Speed: Your base walking speed is 30 feet.
Darkvision: You can see in dim light within 60 feet of you as if it were bright light, and in darkness as if it were dim light. You can’t discern color in darkness, only shades of gray.
Fury of the Small: When you damage a creature with an attack or a spell and the creature’s size is larger than yours, you can cause the attack or spell to deal extra damage to the creature. The extra damage equals your level. Once you use this trait, you can’t use it again until you finish a short or long rest.
Nimble Escape: You can take the Disengage or Hide action as a bonus action on each of your turns.
Languages: You can speak, read, and write Common and Goblin.
Goblins have a great set of racial traits that work wonders for certain builds, let’s go through them one at a time.
Ability Score Increase: +2 to Dexterity, and +1 to Constitution. Both of these are useful to literally any class (better AC and more HP) but are especially useful to Dexterity-based martial classes like Rogues, Monks, Rangers, and many Fighters.
Age: The goblin lifespan is definitely on the low side. Adulthood at 8 means you can play an adult who isn’t even in their teens yet, or a venerable old codger of 50.
Alignment: Goblins are usually enemies and monsters and cooperating with an adventuring party at all means you’re going against type at least a little. It’ll be up to you to decide if you want to play as a rare “good” goblin, as a gribbly little monster tricked into helping a righteous cause, or as a goblinoid pilgrim along their road to redemption.
Size: You’re small sized, and while that doesn’t have a whole lot of mechanical effects in 5e it does open up narrative opportunities for a clever gribbly. You may find opportunities to gain cover where larger creatures can’t, or pathways too cramped for others to squeeze through.
Speed: I always imagine goblins as quick, but mechanically they have a standard 30 feet. I think this represents them running quite fast on short little legs.
Darkvision: Standard darkvision is always nice to have, but with the goblin’s emphasis on sneaky playstyles you’ll be thankful you can see without a torch.
Fury of the Small: This ability is pure gold. The vast majority of threats you’ll face will be larger than small sized and will be viable targets for your tiny wrath. It recharges on a short rest, and it works on spells, melee attacks, ranged attacks, whatever you’re working with you can just suddenly choose to pack some extra punch. I recommend you use it early and often since a short rest recharge usually means you’ll be able to use it every combat.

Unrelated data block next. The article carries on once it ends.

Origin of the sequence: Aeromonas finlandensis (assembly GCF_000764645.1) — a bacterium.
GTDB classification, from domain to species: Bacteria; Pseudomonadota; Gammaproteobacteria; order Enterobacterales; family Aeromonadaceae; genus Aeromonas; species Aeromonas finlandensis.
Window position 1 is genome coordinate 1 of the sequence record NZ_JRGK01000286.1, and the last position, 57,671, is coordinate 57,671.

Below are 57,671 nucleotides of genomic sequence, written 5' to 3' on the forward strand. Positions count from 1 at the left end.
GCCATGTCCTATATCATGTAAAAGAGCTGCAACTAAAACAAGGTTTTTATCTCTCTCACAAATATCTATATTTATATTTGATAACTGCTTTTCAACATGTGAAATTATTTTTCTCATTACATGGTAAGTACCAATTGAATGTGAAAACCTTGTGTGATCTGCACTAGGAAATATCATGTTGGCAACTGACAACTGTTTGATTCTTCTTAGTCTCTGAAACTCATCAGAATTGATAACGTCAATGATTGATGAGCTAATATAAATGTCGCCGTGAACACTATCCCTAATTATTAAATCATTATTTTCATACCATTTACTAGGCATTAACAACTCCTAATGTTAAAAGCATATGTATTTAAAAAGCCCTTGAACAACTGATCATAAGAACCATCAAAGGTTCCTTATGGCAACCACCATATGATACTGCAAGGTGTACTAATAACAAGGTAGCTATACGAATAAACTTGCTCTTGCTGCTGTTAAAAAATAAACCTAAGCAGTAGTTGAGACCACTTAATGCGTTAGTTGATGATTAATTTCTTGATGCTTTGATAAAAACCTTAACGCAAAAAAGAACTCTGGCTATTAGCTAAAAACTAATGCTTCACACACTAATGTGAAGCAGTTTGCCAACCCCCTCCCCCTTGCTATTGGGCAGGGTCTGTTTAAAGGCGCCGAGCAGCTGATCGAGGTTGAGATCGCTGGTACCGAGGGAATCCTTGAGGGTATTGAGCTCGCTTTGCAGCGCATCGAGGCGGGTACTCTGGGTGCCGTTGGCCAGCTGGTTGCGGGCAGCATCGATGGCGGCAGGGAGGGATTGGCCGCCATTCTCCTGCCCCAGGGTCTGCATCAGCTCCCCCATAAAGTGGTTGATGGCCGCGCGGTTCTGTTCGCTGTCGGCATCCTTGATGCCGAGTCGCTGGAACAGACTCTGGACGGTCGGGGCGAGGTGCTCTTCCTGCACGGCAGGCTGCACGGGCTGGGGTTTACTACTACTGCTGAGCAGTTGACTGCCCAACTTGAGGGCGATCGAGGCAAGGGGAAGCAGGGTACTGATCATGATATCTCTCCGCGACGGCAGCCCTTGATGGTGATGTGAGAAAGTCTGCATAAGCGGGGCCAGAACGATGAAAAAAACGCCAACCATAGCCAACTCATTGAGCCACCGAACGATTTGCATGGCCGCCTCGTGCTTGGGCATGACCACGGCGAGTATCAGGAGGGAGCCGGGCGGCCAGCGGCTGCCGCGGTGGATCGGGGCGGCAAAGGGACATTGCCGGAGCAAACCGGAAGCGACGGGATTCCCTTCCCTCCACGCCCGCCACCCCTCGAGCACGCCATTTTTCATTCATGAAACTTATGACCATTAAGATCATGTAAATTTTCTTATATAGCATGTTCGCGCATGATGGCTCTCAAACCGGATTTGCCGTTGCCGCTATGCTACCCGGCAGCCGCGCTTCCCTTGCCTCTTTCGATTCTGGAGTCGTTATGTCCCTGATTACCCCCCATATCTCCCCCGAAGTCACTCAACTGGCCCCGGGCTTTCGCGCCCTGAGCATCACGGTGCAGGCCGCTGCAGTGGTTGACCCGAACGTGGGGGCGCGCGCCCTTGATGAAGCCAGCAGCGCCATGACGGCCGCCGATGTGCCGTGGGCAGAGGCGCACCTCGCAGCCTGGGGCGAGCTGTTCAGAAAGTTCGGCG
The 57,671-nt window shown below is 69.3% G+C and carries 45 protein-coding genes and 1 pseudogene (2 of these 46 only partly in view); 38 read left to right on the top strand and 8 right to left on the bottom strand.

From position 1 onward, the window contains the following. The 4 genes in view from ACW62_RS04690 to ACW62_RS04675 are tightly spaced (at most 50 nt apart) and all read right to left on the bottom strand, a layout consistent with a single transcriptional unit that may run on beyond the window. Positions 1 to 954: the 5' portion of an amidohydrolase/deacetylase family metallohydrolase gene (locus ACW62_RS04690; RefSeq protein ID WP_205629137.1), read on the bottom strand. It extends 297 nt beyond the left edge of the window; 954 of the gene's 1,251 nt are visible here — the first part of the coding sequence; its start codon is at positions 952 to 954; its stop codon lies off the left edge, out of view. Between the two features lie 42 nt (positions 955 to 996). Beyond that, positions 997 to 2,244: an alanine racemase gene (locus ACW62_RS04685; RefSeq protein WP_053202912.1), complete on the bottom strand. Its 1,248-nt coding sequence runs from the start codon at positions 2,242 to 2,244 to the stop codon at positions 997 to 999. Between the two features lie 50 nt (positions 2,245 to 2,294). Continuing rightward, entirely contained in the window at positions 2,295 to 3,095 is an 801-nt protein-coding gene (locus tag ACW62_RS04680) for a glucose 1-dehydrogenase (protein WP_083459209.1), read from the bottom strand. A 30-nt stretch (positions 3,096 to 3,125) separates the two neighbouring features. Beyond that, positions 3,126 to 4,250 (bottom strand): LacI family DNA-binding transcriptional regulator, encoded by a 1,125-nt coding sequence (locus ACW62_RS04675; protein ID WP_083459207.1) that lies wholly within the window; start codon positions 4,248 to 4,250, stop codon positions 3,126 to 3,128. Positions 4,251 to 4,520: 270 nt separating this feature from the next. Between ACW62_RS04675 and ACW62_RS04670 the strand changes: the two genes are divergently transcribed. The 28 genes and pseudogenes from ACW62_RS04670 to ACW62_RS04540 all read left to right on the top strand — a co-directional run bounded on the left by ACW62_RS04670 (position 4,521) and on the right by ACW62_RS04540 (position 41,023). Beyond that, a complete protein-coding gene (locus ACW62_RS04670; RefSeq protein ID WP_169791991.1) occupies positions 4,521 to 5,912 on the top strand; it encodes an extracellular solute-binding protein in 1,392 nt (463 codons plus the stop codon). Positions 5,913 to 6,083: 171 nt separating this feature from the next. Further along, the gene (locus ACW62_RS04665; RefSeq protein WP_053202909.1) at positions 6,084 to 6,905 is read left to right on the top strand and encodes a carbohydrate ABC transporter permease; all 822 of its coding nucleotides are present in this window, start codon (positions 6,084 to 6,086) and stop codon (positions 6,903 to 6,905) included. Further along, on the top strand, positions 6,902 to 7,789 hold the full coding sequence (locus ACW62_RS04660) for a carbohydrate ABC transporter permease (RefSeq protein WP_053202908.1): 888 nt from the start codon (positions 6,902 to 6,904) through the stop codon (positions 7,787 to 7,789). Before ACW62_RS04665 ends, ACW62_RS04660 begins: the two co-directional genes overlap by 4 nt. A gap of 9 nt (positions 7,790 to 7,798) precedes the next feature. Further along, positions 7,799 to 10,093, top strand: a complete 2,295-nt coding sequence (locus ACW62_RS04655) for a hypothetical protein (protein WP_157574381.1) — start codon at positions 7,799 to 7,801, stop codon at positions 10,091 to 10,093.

Nimble Escape: This is exactly ⅔ of the rogue “cunning action” ability, which presents some odd choices when making your goblin character. Having nimble escape means whatever class you play; you’ll be able to hide and disengage like a rogue. However, if you actually play a rogue this ability is essentially wasted. Goblins still make excellent rogues, but this ability also allows them to play other classes with a major touch of rogue-like playstyle.
Languages: Common and Goblin. Unless your adventure specifically involves a lot of goblins this’ll likely be a throwaway language but you never know what your DM will throw at you.
Playing any class as a goblin is like adding a big dash of rogue to whatever you’re playing. That bonus action hide or disengage can be useful no matter what you’re playing. Goblins lend themselves to Dexterity based martial classes but can also be used as the “sneaky mode” for many casters. Take a look at the following builds for some good starting points for your next goblin character:
Dexterity and Constitution are already good pickups for a ranger, but the “ambush sniper” build gains the most from the goblin’s abilities. Use a shortbow and take the gloom stalker archetype, you’ll be able to take your shots, then fade back into the darkness with the goblin nimble escape ability every turn. And because of the gloom stalker’s umbral sight ability, you’ll be essentially invisible in the darkness, even to creatures with darkvision! This sort of build would normally want to dip 2 levels into rogue to accomplish this but taking goblin as your race gets you to this “shots from nowhere” combat style as early as level 3.
Goblins make for excellent fighters to start with due to their bonuses to Dexterity and Constitution. To make the most of it though, try taking the battle master archetype and choosing the goading attack maneuver. When combined with the goblin’s nimble escape, you can pop into combat, smack your enemy with a goad, then use your bonus action to disengage away to safety. Now your enemy has disadvantage on all their attacks for a turn unless they charge past your allies and suffer all their attacks of opportunity! This build is great mechanically, and gives you ample opportunity to mock your enemies as you dance around the battlefield.
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Last updated: January 27, 2019